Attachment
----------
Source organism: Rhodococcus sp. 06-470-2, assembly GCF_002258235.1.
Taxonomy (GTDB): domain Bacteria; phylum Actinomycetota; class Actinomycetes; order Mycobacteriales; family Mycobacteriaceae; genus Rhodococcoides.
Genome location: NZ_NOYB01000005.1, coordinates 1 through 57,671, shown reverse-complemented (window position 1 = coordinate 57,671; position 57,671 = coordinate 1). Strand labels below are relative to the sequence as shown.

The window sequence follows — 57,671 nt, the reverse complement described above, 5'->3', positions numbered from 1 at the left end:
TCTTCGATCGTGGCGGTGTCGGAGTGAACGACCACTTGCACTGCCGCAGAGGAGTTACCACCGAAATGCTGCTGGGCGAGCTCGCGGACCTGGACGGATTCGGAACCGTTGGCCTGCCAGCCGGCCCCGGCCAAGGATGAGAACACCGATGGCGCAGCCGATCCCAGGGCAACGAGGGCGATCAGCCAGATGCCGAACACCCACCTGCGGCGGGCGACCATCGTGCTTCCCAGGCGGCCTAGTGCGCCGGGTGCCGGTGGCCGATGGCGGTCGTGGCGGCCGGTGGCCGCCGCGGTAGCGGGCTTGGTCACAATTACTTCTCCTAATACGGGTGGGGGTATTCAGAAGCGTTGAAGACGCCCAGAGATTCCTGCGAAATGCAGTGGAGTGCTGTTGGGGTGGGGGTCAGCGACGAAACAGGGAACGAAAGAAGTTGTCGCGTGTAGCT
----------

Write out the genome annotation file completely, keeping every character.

Source organism: Rhodococcus sp. 06-470-2, assembly GCF_002258235.1.
Taxonomy (GTDB): domain Bacteria; phylum Actinomycetota; class Actinomycetes; order Mycobacteriales; family Mycobacteriaceae; genus Rhodococcoides.
Genome location: NZ_NOYB01000005.1, coordinates 1 through 57,671, shown reverse-complemented (window position 1 = coordinate 57,671; position 57,671 = coordinate 1). Strand labels below are relative to the sequence as shown.

The window sequence follows — 57,671 nt, the reverse complement described above, 5'->3', positions numbered from 1 at the left end:
TCTTCGATCGTGGCGGTGTCGGAGTGAACGACCACTTGCACTGCCGCAGAGGAGTTACCACCGAAATGCTGCTGGGCGAGCTCGCGGACCTGGACGGATTCGGAACCGTTGGCCTGCCAGCCGGCCCCGGCCAAGGATGAGAACACCGATGGCGCAGCCGATCCCAGGGCAACGAGGGCGATCAGCCAGATGCCGAACACCCACCTGCGGCGGGCGACCATCGTGCTTCCCAGGCGGCCTAGTGCGCCGGGTGCCGGTGGCCGATGGCGGTCGTGGCGGCCGGTGGCCGCCGCGGTAGCGGGCTTGGTCACAATTACTTCTCCTAATACGGGTGGGGGTATTCAGAAGCGTTGAAGACGCCCAGAGATTCCTGCGAAATGCAGTGGAGTGCTGTTGGGGTGGGGGTCAGCGACGAAACAGGGAACGAAAGAAGTTGTCGCGTGTAGCT